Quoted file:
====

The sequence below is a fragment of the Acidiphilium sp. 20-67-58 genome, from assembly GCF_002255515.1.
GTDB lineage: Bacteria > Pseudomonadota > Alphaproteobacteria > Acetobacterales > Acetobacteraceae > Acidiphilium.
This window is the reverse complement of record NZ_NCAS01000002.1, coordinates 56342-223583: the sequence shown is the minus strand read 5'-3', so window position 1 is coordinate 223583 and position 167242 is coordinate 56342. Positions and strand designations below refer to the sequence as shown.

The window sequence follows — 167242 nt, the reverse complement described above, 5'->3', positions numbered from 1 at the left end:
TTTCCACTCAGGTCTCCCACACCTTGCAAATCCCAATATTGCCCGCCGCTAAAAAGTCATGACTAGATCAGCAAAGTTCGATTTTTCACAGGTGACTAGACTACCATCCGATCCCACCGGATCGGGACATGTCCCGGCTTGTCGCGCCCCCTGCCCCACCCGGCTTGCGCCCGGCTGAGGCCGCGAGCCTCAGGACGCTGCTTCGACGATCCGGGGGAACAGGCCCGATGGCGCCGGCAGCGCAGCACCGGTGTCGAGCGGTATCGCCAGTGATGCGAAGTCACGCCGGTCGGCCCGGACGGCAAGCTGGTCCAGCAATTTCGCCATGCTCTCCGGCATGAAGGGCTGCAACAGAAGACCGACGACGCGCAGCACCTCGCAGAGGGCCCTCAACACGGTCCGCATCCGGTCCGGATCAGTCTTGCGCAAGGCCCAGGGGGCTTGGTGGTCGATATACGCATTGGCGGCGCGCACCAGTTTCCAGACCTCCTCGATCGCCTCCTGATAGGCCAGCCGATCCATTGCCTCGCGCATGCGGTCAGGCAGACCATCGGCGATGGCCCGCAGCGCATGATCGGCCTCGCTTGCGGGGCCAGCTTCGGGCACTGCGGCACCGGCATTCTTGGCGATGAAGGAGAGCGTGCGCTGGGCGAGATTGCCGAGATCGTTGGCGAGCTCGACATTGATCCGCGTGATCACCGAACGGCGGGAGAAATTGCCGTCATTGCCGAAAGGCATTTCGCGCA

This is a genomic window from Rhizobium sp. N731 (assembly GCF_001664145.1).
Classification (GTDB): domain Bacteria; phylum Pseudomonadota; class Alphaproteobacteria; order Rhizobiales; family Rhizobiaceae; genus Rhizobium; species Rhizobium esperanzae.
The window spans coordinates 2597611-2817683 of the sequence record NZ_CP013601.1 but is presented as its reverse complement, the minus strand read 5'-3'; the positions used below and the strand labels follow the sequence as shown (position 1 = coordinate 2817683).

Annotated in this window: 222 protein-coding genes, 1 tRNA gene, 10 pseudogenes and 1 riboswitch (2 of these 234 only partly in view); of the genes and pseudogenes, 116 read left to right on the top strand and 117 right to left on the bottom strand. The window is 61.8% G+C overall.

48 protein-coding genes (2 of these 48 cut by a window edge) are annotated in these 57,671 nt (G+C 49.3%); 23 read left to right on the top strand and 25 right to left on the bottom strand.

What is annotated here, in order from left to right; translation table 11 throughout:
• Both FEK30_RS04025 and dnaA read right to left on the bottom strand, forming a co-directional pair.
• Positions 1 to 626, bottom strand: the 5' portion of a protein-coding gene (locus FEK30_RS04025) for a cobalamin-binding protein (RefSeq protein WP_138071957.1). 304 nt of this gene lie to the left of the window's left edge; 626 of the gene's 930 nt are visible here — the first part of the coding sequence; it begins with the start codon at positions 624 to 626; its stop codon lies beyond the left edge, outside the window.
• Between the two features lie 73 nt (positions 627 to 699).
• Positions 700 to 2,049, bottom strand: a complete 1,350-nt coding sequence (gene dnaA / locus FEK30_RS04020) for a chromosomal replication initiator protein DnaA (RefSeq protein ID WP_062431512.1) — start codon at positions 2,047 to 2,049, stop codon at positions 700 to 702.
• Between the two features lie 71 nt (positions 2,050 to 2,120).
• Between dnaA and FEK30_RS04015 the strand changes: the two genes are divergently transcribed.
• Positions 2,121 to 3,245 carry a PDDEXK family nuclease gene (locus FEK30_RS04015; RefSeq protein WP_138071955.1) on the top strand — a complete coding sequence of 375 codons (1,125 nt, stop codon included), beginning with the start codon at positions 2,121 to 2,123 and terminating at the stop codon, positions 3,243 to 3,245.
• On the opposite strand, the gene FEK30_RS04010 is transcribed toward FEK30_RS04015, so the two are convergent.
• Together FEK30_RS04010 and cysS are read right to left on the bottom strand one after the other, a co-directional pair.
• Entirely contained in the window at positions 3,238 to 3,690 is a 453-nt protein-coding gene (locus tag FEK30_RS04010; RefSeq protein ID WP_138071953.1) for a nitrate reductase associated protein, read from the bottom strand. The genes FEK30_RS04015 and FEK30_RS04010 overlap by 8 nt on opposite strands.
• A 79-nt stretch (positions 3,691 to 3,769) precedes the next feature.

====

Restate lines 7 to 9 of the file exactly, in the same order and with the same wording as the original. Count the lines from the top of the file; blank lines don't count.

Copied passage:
Classification (GTDB): domain Bacteria; phylum Pseudomonadota; class Alphaproteobacteria; order Rhizobiales; family Rhizobiaceae; genus Rhizobium; species Rhizobium esperanzae.
The window spans coordinates 2597611-2817683 of the sequence record NZ_CP013601.1 but is presented as its reverse complement, the minus strand read 5'-3'; the positions used below and the strand labels follow the sequence as shown (position 1 = coordinate 2817683).

Annotated in this window: 222 protein-coding genes, 1 tRNA gene, 10 pseudogenes and 1 riboswitch (2 of these 234 only partly in view); of the genes and pseudogenes, 116 read left to right on the top strand and 117 right to left on the bottom strand. The window is 61.8% G+C overall.